One of the best life lessons I’ve ever learned is if you want to live a great life avoid taking shortcuts.

Shortcuts often set you back, make you jaded, cost you energy (which is more important than time), and leave you worse off than when you started.

When you take shortcuts you leave yourself shortchanged.

Doing things the hard way brings you closer to your goals. You learn what does and doesn’t work. With skin in the game, you learn what’s actually important and where to find ROI.

If you want to be successful and increase the odds of your success, do the legwork. Most of the people you compete against won’t. The number of people who work on mastery is relatively few.

While you’re taking things one step at a time and mastering fundamentals, other people will try to leapfrog you. Most of these people will end up like the proverbial boiling frog. You on the other hand will be ready for success, to apply your skills and build on your past, instead of churning skills and reinventing yourself.

It'll be difficult sometimes to know whether you’re working on the right things.

Use what’s worked for you in the past to determine what you think might work in the future. Constrain your ideas and plans to things that are close to what you’ve already done to ensure you can execute on them and map out what might go wrong or fail within your process.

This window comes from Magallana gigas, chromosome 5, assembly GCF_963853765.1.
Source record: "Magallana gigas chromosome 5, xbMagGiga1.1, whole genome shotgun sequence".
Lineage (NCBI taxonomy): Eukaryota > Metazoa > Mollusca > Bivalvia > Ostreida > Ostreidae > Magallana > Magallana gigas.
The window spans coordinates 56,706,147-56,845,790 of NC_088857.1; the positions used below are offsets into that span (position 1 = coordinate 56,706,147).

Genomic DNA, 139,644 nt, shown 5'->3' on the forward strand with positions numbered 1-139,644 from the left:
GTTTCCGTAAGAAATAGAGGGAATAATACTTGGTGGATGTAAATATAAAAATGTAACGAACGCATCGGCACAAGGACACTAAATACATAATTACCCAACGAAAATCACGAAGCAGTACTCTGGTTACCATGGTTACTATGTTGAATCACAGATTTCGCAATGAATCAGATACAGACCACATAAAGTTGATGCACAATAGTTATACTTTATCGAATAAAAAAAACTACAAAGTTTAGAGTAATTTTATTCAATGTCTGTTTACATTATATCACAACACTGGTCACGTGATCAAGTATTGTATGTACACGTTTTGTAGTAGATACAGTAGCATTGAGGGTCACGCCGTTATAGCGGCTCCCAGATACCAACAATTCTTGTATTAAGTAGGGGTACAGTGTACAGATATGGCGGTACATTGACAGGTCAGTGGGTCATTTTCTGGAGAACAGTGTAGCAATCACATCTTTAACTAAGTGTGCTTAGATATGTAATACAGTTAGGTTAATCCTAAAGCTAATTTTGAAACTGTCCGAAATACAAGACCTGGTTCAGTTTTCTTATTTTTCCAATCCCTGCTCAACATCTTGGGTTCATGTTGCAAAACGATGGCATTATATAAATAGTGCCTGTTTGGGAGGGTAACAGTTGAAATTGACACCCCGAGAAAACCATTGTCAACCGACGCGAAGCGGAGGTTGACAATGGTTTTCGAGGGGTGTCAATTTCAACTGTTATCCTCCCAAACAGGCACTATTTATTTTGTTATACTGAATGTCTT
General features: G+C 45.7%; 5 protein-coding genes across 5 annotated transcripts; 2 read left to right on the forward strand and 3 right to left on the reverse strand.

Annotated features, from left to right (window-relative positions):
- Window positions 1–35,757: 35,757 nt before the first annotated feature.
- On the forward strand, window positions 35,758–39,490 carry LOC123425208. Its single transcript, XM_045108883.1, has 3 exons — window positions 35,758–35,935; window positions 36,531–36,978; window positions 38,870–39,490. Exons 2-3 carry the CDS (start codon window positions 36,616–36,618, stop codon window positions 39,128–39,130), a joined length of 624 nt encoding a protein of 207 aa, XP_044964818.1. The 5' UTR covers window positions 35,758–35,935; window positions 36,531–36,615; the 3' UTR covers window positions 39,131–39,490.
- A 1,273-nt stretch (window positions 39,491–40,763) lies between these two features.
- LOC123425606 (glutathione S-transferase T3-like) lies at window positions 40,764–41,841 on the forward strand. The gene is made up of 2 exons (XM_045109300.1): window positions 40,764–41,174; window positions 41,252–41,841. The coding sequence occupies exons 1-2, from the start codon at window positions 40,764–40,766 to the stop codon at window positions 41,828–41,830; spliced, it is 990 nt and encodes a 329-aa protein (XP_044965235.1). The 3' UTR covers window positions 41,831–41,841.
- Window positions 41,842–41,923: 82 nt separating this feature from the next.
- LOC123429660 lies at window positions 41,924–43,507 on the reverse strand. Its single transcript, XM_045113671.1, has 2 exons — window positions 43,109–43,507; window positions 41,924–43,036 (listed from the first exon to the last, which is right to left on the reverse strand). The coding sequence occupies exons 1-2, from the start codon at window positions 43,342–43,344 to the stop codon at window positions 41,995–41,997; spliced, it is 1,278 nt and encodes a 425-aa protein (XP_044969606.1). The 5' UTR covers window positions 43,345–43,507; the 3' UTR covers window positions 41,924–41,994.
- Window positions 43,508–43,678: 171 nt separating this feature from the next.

You'll know you’re working on the wrong things when you’re consistently working on “what to do” without knowing why you should. Bad action items often make sense when they’re looked at individually, but they don't have clear followup tasks and results that tie back into achieving your original goals.

You’ll know you’re working on the right things when your work focuses on learning why and how to do the things you think you need to do to achieve your goals. Good action items alway help you understand execution risks and gain context.

Every once in a while you'll need to reassess your situation. You need to find peace and calm to look at your own situation from an honest perspective. From there you make useful decisions: decide whether your efforts produce results worth investing more in, decide what you should work on, and answer holistic strategy questions, such as how can you best measure your results and do the KPIs you started off with still make sense.

When you do things the hard way, aka make an effort and avoid taking shortcuts, you make your path to success a lot easier. It can take a while to get there, but it’s a destination that’s worth the work.